"SAME" in custom field formulae

I want to set up a custom field where the average area of active peaks over 4 injections is multiplied by a value in CConst1. Formula is A.%..AVE(Area)*CConst1. 

But I want it to also be applicable to samples where different actives are acquired across different channels. So I have one product where one active is detected at 220nm, and the other at 254nm (two derived channels). If I edit the formula to put SAME in the channel location, will that work for both single channel and dual/triple etc channel products? Can anyone foresee any issue with this? I'm trying to make it as simple as possible. 

The final formula would become A.%.SAME.AVE(Area)*CConst1. 

Best Answers

    Accepted Answer
    You have multiple actives in a product where each is potentially measured using different channels.  The A.%.SAME.AVE(Area)*CConst1 formula should work just fine.  Empower won't care if there's 1 or 10 different channels in the data set as it will only look at results of the same channel.  Remember to include the summarize custom fields line at the end of your sample sets prior to processing!

    And just for consideration, while having multiple channels may be necessary, there are ways to further simplify the analysis depending on the skillset of the analysts and your equipment.  If the peaks are nowhere near coeluting and you are using a PDA to acquire, you could do something like a timed wavelength in your method set to put all peaks on the same chromatogram which can be very beneficial.  You'd then be able to potentially process everything within a single chromatogram.  Just something to consider that I've found to be very useful and generally a little easier to manipulate than timed events in the instrument method for acquisition in case peaks are fairly close or move a little from one analysis to the next.
    Accepted Answer
    I've had an analyst recently come to me with an analysis for 4 analytes.  She wanted to maximize sensitivity and so that would then mean that she'd need to use 3 wavelengths (two of the analyte peaks are related and demonstrate similar spectra).  She was generating a "full" pda scan (195-350 nm or something like that) anyway, so that meant we had a few options.  When she went to process the data, she extracted the 3 applicable wavelength/channels for their components.  This wasn't wrong, but it also wasn't very efficient for what she was doing as she had 3 different processing methods and was struggling with quantitation as all 4 analytes were listed in each processing method.  Empower was therefore quantitating each analyte for each wavelength.  She needed to do something to clean that up, at a minimum, as she didn't want to generate a bunch of invalid results.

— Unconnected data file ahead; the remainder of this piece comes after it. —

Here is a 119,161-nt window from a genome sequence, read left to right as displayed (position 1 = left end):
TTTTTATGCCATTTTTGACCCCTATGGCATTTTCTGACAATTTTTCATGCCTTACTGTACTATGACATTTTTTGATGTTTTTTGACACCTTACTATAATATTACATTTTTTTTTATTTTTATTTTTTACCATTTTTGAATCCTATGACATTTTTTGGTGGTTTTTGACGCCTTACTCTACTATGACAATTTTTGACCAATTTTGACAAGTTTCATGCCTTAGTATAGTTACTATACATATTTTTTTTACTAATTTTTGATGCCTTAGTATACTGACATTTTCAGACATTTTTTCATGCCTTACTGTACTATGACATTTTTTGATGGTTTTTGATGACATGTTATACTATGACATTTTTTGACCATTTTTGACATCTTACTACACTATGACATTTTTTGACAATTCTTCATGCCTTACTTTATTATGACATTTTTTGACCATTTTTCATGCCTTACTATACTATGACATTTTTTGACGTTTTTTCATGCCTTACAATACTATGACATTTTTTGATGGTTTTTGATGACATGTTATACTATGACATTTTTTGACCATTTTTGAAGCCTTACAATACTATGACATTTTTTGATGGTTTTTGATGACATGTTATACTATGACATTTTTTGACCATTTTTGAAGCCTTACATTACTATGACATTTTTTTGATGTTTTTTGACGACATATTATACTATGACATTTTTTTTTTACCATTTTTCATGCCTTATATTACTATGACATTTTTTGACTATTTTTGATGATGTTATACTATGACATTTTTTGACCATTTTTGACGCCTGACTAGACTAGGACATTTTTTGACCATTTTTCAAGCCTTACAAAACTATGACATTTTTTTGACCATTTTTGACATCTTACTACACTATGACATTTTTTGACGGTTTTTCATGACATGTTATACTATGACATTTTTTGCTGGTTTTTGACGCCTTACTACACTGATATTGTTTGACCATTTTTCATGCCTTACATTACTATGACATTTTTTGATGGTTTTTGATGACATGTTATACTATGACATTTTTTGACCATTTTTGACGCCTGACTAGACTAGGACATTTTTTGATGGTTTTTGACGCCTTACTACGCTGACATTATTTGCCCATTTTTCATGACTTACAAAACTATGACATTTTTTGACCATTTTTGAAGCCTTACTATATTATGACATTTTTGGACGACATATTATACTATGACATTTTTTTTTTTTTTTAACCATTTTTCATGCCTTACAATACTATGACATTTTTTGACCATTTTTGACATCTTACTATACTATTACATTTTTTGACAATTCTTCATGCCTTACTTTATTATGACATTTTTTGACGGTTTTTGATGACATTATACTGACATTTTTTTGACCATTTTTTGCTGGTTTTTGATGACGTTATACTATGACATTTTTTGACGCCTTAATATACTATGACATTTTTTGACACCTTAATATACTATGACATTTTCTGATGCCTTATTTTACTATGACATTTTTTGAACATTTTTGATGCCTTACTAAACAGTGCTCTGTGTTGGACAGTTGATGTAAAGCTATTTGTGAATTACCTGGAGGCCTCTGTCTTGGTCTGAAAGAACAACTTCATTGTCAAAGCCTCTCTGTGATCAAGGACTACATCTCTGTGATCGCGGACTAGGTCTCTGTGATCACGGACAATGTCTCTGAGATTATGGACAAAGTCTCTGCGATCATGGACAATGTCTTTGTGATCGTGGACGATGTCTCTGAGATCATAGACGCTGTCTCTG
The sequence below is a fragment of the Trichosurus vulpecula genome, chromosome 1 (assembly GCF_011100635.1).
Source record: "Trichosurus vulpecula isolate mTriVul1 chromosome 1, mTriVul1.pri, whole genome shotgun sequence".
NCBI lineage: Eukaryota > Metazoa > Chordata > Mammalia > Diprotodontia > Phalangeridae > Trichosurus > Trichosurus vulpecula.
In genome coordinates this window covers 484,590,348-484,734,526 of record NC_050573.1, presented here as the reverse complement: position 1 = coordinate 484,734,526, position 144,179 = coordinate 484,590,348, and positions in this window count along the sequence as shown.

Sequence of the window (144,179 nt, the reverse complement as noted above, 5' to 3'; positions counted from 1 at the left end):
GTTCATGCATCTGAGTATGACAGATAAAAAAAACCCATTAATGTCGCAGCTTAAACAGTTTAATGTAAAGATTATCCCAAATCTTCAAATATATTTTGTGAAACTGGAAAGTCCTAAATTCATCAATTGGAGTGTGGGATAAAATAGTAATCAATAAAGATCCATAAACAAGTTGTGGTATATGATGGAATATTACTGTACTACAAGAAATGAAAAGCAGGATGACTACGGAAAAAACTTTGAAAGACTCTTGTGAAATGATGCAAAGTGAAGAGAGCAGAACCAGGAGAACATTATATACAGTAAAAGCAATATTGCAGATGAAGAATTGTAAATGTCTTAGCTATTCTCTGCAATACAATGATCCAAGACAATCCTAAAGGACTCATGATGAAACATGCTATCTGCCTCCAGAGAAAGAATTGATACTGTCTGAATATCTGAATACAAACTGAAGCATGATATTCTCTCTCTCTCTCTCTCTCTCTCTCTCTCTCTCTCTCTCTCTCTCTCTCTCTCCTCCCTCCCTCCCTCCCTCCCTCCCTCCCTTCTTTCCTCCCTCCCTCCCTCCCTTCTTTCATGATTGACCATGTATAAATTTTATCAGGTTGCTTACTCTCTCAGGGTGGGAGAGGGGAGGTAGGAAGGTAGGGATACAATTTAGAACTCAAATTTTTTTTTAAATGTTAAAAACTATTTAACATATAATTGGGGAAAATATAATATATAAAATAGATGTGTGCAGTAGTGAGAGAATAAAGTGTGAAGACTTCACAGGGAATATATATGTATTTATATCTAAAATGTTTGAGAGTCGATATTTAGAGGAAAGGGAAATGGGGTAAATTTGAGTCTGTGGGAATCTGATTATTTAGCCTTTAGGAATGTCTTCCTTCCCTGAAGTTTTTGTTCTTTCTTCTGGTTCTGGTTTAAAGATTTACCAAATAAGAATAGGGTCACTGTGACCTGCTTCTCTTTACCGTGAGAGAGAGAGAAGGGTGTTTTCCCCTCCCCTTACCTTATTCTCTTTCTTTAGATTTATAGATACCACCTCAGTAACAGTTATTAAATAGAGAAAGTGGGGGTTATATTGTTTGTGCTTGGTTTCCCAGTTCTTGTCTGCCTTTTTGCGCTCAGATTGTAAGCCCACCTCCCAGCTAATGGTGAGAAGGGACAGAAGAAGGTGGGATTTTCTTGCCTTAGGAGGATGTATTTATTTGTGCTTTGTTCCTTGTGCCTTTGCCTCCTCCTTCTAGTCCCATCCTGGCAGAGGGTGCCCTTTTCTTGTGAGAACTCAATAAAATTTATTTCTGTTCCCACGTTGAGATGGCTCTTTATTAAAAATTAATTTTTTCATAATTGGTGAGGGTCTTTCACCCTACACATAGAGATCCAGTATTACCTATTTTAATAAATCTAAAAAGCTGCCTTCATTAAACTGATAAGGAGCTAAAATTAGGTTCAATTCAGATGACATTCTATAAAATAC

I suggested that she use a timed wavelength channel for the analysis.  In the method set, she was able to derive a channel and, instead of selecting a specific wavelength, PDA: Single Wavelength, I had her choose PDA: Timed Wavelength.  A table generates where you can then enter the applicable values (see attached image of an example, a time vs wavelength table).  Then, when she would load the method set in review, she would only get a single chromatogram, thus simplifying all her processing issues and the pain of cycling through multiple channels to review integration and such.  Note that there can be some drawbacks depending on the chromatography as it can result in a "step" in the baseline at the time(s) of the transitions which is why you need to have decent resolution between analyte peaks.


  • Thanks very much for the answer. I was thinking the SAME wouldnt make a big difference but thought it wise to get a second opinion. 

    I do actually run a pda method which analyses two actives both at different wavelengths. I have derived channels for this. How does a timed wavelength work? 
  • Thanks very much for that MJS, I appreciate you taking the time to share that procedure. I never knew you could do that, I always used the single wavelengths derived channels and left it at that. I will look into this as I have 2 actives, as you said would have to evaluate if any dips would affect peaks in close contact. Thanks again!
  • If you only need 3 wavelengths scattered through the course of each injection and the peaks are all well resolved, you can also use the events table in the instrument method of a TUV (or PDA w/ 3D shut off) to change wavelengths during each injection. The advantages to this are that you have only one channel per injection to look at and you are not loading up your server with large PDA files.
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